February 18: Reading: Kant, Third Critique. First Book, pp. 376-86.

Writing: Pick three "Key Concepts" from your reading of Kant, and for each, explain What it is, and Why it should be counted a Key Concept.

February 16: No Class

February 11: Reading: Hume, Of the Standard of Taste. (NOTE: This is a change from the original syllabus, when we were beginning Kant on this day!)

Writing: Think about Hume in relation to your reading of Burke. How do they differ? So what?

February 9: Reading: Burke, A Philosophical Inquiry into the Origin of our Ideas of the Sublime and Beautiful. (Adams, 299-306). (NOTE: This is a change from the original syllabus! Less to read!)

Writing: After reading these pages, do as Gary did for you did in class last Wednesday: pick a column-sized bit of text you think is particularly significant. Then describe what about it is interesting and why. Make your description as full as two pages will allow. (Don't forget that you can use the machine as a way to survey your selection's importance.)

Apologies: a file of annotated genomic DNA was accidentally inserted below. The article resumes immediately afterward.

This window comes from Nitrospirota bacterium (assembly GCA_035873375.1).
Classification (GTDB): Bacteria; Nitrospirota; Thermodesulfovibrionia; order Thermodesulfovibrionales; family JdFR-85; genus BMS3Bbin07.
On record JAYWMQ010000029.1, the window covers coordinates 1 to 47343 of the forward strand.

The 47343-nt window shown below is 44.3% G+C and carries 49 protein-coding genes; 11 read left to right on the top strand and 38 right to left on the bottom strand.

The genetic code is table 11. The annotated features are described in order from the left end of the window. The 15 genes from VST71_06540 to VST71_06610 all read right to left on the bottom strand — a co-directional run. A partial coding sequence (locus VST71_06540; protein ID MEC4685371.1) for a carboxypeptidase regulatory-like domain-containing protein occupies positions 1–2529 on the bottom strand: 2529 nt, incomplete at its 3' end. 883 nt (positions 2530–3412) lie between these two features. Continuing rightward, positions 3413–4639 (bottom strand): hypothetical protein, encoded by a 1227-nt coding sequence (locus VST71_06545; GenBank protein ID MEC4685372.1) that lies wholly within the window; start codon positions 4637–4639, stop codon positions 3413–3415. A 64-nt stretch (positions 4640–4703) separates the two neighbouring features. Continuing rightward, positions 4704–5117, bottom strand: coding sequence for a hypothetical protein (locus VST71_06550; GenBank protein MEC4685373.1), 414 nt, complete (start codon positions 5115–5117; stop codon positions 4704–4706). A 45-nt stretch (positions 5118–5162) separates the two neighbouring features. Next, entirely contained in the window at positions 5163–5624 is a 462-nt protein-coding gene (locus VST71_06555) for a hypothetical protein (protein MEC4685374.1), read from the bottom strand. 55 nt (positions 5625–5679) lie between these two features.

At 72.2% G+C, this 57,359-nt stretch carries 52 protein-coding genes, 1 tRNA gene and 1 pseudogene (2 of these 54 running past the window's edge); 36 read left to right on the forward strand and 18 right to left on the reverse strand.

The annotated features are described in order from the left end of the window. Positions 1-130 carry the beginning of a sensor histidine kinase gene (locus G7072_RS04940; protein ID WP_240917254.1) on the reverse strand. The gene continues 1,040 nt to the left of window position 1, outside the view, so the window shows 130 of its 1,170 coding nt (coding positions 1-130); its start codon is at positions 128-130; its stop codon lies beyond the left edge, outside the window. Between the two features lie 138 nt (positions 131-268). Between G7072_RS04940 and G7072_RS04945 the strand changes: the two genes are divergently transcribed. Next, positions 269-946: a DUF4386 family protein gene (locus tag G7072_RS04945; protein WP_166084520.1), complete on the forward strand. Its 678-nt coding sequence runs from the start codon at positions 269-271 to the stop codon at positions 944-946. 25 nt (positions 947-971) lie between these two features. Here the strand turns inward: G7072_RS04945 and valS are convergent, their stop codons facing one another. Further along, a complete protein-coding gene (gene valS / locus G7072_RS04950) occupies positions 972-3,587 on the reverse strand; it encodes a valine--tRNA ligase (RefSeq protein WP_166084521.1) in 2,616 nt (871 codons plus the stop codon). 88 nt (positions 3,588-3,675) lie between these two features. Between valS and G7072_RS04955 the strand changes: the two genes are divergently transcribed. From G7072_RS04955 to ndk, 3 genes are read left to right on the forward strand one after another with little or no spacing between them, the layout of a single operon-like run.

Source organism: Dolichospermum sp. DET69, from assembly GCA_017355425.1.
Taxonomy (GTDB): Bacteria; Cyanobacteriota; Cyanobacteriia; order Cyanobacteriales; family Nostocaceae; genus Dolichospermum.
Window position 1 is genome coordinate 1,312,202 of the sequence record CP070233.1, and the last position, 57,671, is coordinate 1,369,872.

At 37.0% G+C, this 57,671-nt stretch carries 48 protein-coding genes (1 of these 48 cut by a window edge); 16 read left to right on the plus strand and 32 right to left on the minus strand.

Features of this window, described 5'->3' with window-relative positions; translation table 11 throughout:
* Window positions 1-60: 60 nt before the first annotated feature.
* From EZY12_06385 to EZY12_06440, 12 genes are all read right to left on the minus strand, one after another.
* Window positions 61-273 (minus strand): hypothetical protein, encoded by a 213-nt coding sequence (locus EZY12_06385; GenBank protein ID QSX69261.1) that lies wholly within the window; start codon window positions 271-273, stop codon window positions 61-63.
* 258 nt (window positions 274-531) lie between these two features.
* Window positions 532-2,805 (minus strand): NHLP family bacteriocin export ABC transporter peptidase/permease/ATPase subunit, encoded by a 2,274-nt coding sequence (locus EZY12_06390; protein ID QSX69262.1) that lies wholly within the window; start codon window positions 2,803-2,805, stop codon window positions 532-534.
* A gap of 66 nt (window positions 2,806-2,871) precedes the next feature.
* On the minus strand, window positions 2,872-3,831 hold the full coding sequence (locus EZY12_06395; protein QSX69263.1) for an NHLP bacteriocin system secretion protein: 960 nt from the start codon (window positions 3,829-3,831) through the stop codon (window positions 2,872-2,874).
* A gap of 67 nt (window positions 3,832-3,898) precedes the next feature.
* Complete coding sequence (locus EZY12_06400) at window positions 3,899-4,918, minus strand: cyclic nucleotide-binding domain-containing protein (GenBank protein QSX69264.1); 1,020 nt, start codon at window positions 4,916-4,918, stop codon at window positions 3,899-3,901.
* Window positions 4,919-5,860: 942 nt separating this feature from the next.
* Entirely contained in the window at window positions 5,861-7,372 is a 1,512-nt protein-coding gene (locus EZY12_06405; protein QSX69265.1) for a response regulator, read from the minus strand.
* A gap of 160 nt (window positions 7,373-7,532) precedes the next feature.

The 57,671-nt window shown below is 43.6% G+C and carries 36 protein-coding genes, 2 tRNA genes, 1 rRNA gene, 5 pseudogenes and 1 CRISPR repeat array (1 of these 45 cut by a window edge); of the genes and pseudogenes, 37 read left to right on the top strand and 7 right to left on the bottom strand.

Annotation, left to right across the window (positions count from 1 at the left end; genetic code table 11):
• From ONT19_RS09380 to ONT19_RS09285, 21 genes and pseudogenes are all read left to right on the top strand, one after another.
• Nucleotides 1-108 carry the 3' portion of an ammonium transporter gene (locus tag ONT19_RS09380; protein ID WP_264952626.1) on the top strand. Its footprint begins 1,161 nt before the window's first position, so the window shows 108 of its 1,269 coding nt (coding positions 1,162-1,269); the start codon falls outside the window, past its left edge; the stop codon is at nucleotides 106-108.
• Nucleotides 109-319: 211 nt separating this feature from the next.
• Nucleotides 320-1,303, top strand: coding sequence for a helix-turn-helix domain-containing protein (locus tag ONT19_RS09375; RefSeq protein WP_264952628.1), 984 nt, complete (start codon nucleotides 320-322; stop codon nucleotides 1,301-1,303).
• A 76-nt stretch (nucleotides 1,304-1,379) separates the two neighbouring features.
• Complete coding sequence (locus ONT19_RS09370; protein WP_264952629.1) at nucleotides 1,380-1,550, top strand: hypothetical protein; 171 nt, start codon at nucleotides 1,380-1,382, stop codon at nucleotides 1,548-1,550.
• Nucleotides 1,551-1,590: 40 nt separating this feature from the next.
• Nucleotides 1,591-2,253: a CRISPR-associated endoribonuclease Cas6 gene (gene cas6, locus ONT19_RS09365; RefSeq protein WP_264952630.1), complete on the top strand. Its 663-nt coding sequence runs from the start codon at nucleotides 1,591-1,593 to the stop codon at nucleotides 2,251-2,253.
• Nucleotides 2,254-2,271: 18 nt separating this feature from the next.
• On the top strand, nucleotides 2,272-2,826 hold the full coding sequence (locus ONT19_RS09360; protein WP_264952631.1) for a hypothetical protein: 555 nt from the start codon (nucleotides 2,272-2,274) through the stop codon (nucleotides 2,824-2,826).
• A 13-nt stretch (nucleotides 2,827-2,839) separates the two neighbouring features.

February 4: Reading: Boileau, The Art of Poetry.

Writing: Re-read KK one last time (for a while!), and then reread the Jonson poem with which we began the class: "Come my Celia, Let us Prove." (You can find this on the Blackboard page if you don't still have it in your notes.) Which of these two poems would Boileau have most liked? Why? What would he NOT have liked about the other?

February 2: Reading: Selections from Augustine's On Christian Doctrine Books 1 and 2 (all in Adams), plus 4-page handout of selections from Book 3; and Dante, "Letter to Can Grande La Scala" (in Adams).

Writing: Re-read “Kubla Khan” in the context of your reading of Augustine and Dante. Each author talks at one point about how poems can have more than one level of significance. What different levels of significance can you see in KK? Which of these two theorists gives you the best start on figuring out how to see multiple levels of meaning in KK? Why? How? [These are short but tough readings: remember the criterion for your writing: ECI! You don't have to be right--you just have to show ECI.]

January 28: MIDTERM